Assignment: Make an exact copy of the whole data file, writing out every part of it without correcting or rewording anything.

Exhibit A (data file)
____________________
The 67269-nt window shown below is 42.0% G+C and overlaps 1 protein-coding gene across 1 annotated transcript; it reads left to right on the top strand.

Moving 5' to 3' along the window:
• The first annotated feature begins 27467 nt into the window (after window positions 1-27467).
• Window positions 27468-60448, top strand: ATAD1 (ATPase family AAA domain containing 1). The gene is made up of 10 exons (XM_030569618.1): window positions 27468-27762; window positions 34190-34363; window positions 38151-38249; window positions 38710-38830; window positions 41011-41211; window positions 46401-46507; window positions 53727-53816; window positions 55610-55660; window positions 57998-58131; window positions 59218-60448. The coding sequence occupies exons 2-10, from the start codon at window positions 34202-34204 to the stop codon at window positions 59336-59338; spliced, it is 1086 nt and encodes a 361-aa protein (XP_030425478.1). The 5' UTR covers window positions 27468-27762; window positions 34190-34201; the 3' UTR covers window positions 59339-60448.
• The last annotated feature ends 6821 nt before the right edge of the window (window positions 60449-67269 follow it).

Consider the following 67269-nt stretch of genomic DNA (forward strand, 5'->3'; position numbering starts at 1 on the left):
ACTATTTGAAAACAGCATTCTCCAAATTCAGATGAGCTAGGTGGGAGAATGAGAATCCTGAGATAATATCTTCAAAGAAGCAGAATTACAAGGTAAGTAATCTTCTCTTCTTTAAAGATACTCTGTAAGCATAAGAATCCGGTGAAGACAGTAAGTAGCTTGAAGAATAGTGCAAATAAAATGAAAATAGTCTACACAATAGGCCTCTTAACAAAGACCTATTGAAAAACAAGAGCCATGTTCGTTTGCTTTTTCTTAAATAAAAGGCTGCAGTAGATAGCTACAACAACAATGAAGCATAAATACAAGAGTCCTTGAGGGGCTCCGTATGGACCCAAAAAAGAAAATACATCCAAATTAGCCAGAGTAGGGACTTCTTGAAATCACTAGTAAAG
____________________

The 67269-nt window shown below is 42.0% G+C and overlaps 1 protein-coding gene across 1 annotated transcript; it reads left to right on the top strand.

Moving 5' to 3' along the window:
• The first annotated feature begins 27467 nt into the window (after window positions 1-27467).
• Window positions 27468-60448, top strand: ATAD1 (ATPase family AAA domain containing 1). The gene is made up of 10 exons (XM_030569618.1): window positions 27468-27762; window positions 34190-34363; window positions 38151-38249; window positions 38710-38830; window positions 41011-41211; window positions 46401-46507; window positions 53727-53816; window positions 55610-55660; window positions 57998-58131; window positions 59218-60448. The coding sequence occupies exons 2-10, from the start codon at window positions 34202-34204 to the stop codon at window positions 59336-59338; spliced, it is 1086 nt and encodes a 361-aa protein (XP_030425478.1). The 5' UTR covers window positions 27468-27762; window positions 34190-34201; the 3' UTR covers window positions 59339-60448.
• The last annotated feature ends 6821 nt before the right edge of the window (window positions 60449-67269 follow it).

Consider the following 67269-nt stretch of genomic DNA (forward strand, 5'->3'; position numbering starts at 1 on the left):
ACTATTTGAAAACAGCATTCTCCAAATTCAGATGAGCTAGGTGGGAGAATGAGAATCCTGAGATAATATCTTCAAAGAAGCAGAATTACAAGGTAAGTAATCTTCTCTTCTTTAAAGATACTCTGTAAGCATAAGAATCCGGTGAAGACAGTAAGTAGCTTGAAGAATAGTGCAAATAAAATGAAAATAGTCTACACAATAGGCCTCTTAACAAAGACCTATTGAAAAACAAGAGCCATGTTCGTTTGCTTTTTCTTAAATAAAAGGCTGCAGTAGATAGCTACAACAACAATGAAGCATAAATACAAGAGTCCTTGAGGGGCTCCGTATGGACCCAAAAAAGAAAATACATCCAAATTAGCCAGAGTAGGGACTTCTTGAAATCACTAGTAAAG